Mechanics of nanoporous materials 


This project centers on building a fundamental understanding of the deformation behavior of small-scale materials, with a focus on nanoporous (NP) materials, that contain fractionally many surfaces/interfaces. The macroscopic functionality of NP and other nano-scale materials hinges on the behavior of surfaces and interfaces. In my group, we develop transformational computational modeling and simulation methods to realize fundamentals of matter behavior that originate at small scales and at surfaces/interfaces but bridge to multiscale properties of advanced bulk materials.

Computational prediction of the structure of semicoherent interfacesGraphic image.

Solid-state interfaces are ubiquitous in materials science: from grain boundaries in polycrystalline metals to heterophase interfaces in multi-component, multi-functional composites . As awareness of their far-reaching influence on materials behavior grows, so does interest in predicting and controlling their structure and properties. In this project, we advance the dislocation-based model for interface structure by developing a method for determining the unique reference state in which interface Burgers vectors must be defined.


Deformation/Phase-Transformation Behaviors of Materials under Extreme Pressures


At extraordinary high pressures, like those naturally occurring at the earth’s core, materials can undergo extreme real-time structural changes. Recent experiments have discovered that the transformation time for many classes of phase transformations is less than 10-9 and in some cases 10-12 seconds.  New phase nucleation/transformation processes however are poorly understood at rapid (nanoseconds or less) timescales due to temporal and spatial limitations of conventional pump-probe measurements. In-situ X-ray diffraction (XRD) crystallography is not sufficient to determine the exact phase transformation pathway from high-pressure high-temperature experiments since multiple transformation paths can potentially produce a similar final phase configuration. Here, with the aid of NEMD, we seek a fundamental understanding of the exact plastic deformation mechanisms and structural phase transformation pathways during the shock and ramp compressing of materials.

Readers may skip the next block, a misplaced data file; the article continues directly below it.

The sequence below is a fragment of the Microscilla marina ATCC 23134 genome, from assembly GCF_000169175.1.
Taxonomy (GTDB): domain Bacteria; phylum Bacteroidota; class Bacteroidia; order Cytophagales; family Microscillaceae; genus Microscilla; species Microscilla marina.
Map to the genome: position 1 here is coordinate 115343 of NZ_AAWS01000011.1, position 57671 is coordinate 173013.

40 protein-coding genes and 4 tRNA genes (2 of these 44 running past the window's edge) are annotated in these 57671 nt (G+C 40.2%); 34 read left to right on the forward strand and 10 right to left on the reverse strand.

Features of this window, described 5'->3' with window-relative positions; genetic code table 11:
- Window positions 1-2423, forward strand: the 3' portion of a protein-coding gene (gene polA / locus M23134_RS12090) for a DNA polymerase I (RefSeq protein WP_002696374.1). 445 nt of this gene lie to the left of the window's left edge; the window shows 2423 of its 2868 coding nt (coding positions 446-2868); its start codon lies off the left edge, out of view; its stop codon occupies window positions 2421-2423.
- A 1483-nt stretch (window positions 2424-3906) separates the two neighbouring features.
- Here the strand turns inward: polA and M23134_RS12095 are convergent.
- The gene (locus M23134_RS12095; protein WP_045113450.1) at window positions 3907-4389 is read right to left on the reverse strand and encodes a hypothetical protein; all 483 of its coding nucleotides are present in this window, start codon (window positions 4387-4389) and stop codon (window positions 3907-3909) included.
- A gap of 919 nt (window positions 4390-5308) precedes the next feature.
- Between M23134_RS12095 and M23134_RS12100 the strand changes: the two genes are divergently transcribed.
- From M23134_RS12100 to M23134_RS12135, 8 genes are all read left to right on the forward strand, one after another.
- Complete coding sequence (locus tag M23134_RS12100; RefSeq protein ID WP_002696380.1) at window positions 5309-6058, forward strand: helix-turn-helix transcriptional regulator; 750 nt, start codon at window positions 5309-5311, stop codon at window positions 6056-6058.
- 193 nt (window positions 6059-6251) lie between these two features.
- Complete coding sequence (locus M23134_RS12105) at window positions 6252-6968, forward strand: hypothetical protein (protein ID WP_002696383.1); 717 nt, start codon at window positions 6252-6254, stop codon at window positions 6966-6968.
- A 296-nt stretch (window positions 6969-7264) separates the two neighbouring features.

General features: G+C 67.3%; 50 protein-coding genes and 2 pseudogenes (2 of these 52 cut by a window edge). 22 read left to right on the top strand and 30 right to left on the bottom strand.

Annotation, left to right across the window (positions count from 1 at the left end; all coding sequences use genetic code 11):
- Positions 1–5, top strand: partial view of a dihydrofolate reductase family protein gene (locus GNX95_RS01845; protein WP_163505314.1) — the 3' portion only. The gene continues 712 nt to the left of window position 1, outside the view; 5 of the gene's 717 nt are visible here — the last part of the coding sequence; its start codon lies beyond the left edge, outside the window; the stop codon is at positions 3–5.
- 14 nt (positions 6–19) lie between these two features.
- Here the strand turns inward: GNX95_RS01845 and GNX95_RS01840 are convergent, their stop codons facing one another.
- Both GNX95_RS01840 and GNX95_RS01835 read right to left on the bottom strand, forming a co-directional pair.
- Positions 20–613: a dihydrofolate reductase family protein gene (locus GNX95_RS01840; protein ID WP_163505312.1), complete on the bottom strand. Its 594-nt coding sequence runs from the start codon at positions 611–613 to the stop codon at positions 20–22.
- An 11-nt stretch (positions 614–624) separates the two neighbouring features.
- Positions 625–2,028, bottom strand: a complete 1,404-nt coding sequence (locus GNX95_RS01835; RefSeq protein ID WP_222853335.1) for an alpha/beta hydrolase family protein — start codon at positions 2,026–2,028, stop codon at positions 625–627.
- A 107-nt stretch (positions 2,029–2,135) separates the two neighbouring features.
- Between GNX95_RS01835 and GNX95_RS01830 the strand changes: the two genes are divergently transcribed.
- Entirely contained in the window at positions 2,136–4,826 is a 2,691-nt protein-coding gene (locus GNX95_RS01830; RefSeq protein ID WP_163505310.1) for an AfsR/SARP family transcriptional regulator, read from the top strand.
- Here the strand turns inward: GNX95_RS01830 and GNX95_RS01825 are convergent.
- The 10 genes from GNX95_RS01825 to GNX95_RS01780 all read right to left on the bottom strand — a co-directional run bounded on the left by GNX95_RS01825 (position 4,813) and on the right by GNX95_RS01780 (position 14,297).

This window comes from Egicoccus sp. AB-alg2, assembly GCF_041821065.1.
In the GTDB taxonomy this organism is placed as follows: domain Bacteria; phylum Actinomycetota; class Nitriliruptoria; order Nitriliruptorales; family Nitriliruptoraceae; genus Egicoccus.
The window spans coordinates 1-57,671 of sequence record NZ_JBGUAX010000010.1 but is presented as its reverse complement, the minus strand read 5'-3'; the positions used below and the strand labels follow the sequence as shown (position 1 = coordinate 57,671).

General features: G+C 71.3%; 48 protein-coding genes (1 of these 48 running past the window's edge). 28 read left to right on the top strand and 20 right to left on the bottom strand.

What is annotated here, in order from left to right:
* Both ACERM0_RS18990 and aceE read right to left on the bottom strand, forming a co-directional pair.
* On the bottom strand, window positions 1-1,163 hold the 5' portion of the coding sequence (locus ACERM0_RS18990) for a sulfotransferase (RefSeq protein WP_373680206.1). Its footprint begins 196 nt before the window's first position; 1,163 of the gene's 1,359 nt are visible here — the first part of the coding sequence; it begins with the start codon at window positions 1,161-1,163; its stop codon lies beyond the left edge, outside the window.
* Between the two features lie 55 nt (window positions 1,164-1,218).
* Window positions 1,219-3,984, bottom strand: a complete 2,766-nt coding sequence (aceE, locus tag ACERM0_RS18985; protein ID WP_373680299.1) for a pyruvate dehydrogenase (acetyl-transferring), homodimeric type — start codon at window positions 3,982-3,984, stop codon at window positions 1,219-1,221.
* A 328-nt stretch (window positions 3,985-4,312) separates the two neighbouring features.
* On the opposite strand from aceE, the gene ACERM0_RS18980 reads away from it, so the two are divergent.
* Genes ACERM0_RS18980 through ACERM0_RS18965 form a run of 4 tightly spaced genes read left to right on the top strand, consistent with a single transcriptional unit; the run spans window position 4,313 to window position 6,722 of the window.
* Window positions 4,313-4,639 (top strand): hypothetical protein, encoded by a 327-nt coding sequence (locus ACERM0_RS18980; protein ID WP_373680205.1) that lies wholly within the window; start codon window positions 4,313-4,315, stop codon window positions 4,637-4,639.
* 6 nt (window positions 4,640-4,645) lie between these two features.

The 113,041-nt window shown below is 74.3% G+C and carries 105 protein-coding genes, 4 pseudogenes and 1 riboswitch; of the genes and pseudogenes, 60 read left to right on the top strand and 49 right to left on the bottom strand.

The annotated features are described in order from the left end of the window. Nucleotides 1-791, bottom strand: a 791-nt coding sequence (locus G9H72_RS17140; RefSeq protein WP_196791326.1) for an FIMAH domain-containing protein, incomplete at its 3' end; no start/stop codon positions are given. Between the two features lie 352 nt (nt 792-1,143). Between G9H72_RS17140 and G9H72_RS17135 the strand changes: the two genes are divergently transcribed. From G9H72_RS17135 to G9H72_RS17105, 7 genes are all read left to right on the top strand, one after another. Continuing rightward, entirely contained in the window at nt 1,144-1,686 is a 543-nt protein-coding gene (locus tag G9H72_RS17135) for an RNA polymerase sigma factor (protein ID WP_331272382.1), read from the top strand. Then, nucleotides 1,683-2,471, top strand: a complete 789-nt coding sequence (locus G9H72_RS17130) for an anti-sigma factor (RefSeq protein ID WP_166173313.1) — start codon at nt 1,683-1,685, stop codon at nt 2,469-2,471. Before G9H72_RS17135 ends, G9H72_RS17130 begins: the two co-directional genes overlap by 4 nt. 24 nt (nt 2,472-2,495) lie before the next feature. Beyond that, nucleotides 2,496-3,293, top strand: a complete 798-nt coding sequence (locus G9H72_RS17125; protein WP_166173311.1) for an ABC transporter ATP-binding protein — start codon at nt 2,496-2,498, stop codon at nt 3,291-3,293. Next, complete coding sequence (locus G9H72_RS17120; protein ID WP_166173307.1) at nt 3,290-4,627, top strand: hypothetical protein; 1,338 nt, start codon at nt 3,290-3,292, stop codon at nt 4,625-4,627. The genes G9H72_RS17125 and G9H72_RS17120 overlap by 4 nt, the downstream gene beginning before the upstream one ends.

Automated Analysis of Big X-ray Diffraction Data


Getting a fundamental understanding of the mechanisms that govern the arrangement and motion of atoms is important for identifying new pathways for forming new matter with desired properties and behavior at extreme conditions. However, phase nucleation/transformation processes are poorly understood at rapid timescales due to the temporal and spatial limitations of conventional pump-probe measurements. Emerging X-ray scattering techniques provide the capability to simultaneously probing the correlations between structure and material properties with sensitivity approaching the single molecule level and picosecond resolution. Temporal diffraction images are data-intensive and manually analyzing large experimental diffraction datasets with many uncertainties cannot solely be performed by human experts. At high pressures, when the lattice variations or occurrence of new phases is not known a priori, analyzing vast datasets of snapshots from billions of XRD measurements becomes even more inaccurate, or fail completely. Thus, it is crucial to automate the image processing workflow as much as possible to generate fundamental and accurate knowledge. During this project, we develop automated deep-learning techniques to mine information-rich XRD data and filter and detect lattice-level mechanisms responsible for phase transformation and plastic deformation under extreme conditions.